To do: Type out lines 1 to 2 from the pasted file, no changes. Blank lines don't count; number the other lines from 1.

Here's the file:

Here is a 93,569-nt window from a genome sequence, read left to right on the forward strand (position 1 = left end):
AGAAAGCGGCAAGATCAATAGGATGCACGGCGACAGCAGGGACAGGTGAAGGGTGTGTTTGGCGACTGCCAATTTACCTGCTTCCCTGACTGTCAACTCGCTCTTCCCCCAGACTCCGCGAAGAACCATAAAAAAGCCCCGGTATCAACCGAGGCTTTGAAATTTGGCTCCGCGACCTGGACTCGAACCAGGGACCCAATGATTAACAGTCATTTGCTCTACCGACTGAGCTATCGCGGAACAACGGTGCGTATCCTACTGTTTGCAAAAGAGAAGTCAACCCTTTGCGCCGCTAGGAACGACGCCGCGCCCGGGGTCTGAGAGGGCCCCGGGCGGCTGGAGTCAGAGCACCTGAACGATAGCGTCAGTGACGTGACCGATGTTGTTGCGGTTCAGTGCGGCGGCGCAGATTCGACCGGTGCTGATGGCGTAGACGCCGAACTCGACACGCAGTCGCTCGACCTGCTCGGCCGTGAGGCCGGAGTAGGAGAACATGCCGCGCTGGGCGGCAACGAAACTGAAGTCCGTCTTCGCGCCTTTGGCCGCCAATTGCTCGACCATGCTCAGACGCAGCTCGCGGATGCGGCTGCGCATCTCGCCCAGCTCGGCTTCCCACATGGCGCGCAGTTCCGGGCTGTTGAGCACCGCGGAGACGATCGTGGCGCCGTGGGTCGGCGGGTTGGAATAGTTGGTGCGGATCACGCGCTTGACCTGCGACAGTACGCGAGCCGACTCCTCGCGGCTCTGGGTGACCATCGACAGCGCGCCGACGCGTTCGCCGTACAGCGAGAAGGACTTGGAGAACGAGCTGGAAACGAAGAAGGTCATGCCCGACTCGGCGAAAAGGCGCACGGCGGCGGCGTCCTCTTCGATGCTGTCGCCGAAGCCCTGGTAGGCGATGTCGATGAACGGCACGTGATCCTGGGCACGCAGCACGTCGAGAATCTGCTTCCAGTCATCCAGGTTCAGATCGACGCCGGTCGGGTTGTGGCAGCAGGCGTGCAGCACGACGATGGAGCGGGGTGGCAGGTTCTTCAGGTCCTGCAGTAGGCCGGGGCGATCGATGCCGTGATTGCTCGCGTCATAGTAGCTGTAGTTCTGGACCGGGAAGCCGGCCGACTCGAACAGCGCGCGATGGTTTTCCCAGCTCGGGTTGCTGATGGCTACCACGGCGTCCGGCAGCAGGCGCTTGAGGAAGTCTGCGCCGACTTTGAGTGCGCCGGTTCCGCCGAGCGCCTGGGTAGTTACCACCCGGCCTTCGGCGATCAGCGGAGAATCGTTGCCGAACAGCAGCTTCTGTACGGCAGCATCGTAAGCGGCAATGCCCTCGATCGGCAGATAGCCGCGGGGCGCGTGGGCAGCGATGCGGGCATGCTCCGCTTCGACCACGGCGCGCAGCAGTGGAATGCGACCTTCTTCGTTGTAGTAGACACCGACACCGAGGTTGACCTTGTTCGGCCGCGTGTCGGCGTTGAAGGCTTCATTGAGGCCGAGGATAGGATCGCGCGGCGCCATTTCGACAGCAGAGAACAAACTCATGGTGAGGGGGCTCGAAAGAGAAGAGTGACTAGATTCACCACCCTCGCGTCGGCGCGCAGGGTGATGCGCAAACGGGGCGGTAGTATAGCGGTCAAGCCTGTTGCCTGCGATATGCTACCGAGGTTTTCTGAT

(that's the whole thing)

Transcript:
Here is a 93,569-nt window from a genome sequence, read left to right on the forward strand (position 1 = left end):
AGAAAGCGGCAAGATCAATAGGATGCACGGCGACAGCAGGGACAGGTGAAGGGTGTGTTTGGCGACTGCCAATTTACCTGCTTCCCTGACTGTCAACTCGCTCTTCCCCCAGACTCCGCGAAGAACCATAAAAAAGCCCCGGTATCAACCGAGGCTTTGAAATTTGGCTCCGCGACCTGGACTCGAACCAGGGACCCAATGATTAACAGTCATTTGCTCTACCGACTGAGCTATCGCGGAACAACGGTGCGTATCCTACTGTTTGCAAAAGAGAAGTCAACCCTTTGCGCCGCTAGGAACGACGCCGCGCCCGGGGTCTGAGAGGGCCCCGGGCGGCTGGAGTCAGAGCACCTGAACGATAGCGTCAGTGACGTGACCGATGTTGTTGCGGTTCAGTGCGGCGGCGCAGATTCGACCGGTGCTGATGGCGTAGACGCCGAACTCGACACGCAGTCGCTCGACCTGCTCGGCCGTGAGGCCGGAGTAGGAGAACATGCCGCGCTGGGCGGCAACGAAACTGAAGTCCGTCTTCGCGCCTTTGGCCGCCAATTGCTCGACCATGCTCAGACGCAGCTCGCGGATGCGGCTGCGCATCTCGCCCAGCTCGGCTTCCCACATGGCGCGCAGTTCCGGGCTGTTGAGCACCGCGGAGACGATCGTGGCGCCGTGGGTCGGCGGGTTGGAATAGTTGGTGCGGATCACGCGCTTGACCTGCGACAGTACGCGAGCCGACTCCTCGCGGCTCTGGGTGACCATCGACAGCGCGCCGACGCGTTCGCCGTACAGCGAGAAGGACTTGGAGAACGAGCTGGAAACGAAGAAGGTCATGCCCGACTCGGCGAAAAGGCGCACGGCGGCGGCGTCCTCTTCGATGCTGTCGCCGAAGCCCTGGTAGGCGATGTCGATGAACGGCACGTGATCCTGGGCACGCAGCACGTCGAGAATCTGCTTCCAGTCATCCAGGTTCAGATCGACGCCGGTCGGGTTGTGGCAGCAGGCGTGCAGCACGACGATGGAGCGGGGTGGCAGGTTCTTCAGGTCCTGCAGTAGGCCGGGGCGATCGATGCCGTGATTGCTCGCGTCATAGTAGCTGTAGTTCTGGACCGGGAAGCCGGCCGACTCGAACAGCGCGCGATGGTTTTCCCAGCTCGGGTTGCTGATGGCTACCACGGCGTCCGGCAGCAGGCGCTTGAGGAAGTCTGCGCCGACTTTGAGTGCGCCGGTTCCGCCGAGCGCCTGGGTAGTTACCACCCGGCCTTCGGCGATCAGCGGAGAATCGTTGCCGAACAGCAGCTTCTGTACGGCAGCATCGTAAGCGGCAATGCCCTCGATCGGCAGATAGCCGCGGGGCGCGTGGGCAGCGATGCGGGCATGCTCCGCTTCGACCACGGCGCGCAGCAGTGGAATGCGACCTTCTTCGTTGTAGTAGACACCGACACCGAGGTTGACCTTGTTCGGCCGCGTGTCGGCGTTGAAGGCTTCATTGAGGCCGAGGATAGGATCGCGCGGCGCCATTTCGACAGCAGAGAACAAACTCATGGTGAGGGGGCTCGAAAGAGAAGAGTGACTAGATTCACCACCCTCGCGTCGGCGCGCAGGGTGATGCGCAAACGGGGCGGTAGTATAGCGGTCAAGCCTGTTGCCTGCGATATGCTACCGAGGTTTTCTGAT